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2) Campaign and data management: Ask about customer profiling
services, ease of import and export of data and reports, e-mail hygiene services, list creation and management, segmentation, and personalization.
3) Message creation and management: Does the company have the ability to handle rich media and flash, template-driven content, and dynamic personalization?
4) Message transmission: What will the “from” line look like? Also ask about auto-sensing, processes for handling of inbound replies such as auto-responder messages, whether you will have a unique IP address or share with other clients, any frequency controls, and the quality assurance process.
5) Campaign tracking, measurement and analysis: Beyond standard tracking, can you compare multiple campaigns, track beyond click-throughs to sales or registrations on your site, or easily drill down on behavior important to your business?
6) Training and support: How quickly will they answer problem calls? Is there telephone support? If you require custom programming, what is the process and maximum delivery time?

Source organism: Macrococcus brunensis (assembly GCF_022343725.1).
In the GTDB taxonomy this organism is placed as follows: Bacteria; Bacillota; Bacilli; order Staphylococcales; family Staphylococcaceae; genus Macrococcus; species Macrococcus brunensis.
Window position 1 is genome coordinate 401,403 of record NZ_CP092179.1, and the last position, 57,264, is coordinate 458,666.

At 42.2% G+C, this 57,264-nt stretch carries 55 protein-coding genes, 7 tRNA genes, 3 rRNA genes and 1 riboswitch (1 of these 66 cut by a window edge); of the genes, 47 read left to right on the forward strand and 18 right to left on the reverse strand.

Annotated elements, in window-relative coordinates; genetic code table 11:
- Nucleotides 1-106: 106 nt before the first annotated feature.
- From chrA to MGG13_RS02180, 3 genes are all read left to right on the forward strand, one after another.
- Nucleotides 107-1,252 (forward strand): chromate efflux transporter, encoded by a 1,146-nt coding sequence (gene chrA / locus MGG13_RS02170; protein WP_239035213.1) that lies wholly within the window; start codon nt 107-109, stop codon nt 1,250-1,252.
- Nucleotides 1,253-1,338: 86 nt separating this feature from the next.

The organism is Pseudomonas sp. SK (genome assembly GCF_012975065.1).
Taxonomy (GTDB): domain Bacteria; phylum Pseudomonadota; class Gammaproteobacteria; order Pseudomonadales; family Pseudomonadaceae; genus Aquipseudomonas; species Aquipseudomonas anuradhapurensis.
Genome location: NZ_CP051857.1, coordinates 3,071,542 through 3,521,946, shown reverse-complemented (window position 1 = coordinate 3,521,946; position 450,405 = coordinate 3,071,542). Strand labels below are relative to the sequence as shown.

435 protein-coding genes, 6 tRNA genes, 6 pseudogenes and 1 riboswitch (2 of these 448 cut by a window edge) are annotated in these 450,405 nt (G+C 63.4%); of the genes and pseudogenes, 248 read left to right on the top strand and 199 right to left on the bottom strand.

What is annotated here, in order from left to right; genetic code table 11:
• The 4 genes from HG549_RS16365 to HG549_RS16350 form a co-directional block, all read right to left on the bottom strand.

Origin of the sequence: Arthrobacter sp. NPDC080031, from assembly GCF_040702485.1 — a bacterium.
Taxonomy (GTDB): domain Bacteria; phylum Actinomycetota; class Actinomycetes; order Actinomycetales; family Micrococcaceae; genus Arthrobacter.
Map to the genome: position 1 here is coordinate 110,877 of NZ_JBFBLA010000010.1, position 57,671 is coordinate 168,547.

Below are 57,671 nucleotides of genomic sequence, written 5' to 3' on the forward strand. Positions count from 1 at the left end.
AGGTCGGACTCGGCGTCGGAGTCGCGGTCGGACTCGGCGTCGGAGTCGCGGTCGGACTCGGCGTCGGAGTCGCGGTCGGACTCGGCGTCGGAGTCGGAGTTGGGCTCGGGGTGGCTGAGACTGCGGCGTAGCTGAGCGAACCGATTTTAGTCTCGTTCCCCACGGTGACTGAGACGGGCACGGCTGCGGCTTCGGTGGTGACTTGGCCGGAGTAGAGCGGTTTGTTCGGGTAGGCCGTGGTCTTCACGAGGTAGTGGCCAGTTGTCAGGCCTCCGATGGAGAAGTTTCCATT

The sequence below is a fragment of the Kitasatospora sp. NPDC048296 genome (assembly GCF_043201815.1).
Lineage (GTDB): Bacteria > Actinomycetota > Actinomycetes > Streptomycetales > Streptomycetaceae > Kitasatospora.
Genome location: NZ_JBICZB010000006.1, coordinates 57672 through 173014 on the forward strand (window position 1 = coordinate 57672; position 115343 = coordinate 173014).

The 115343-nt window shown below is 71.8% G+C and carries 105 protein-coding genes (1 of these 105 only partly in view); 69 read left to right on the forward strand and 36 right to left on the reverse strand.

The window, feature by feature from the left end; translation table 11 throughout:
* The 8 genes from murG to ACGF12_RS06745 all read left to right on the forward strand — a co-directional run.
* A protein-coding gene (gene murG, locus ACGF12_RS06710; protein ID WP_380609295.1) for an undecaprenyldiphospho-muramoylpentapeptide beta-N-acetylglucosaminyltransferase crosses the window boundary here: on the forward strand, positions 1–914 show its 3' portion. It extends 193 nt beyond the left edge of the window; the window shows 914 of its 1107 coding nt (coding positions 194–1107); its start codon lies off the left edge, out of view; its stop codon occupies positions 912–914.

And last, include a section on pricing. You’ll need to understand any license or startup fees, ongoing pricing based on the volume and information you have provided, additional charges if you opt to use certain feature sets, the cost of client services support and how the company charges for any professional services. A well-designed RFP goes a long way toward reducing future problems. It allows you and the vendor to establish a dialog so that you are both “on the same page” in terms of requirements, technology and information.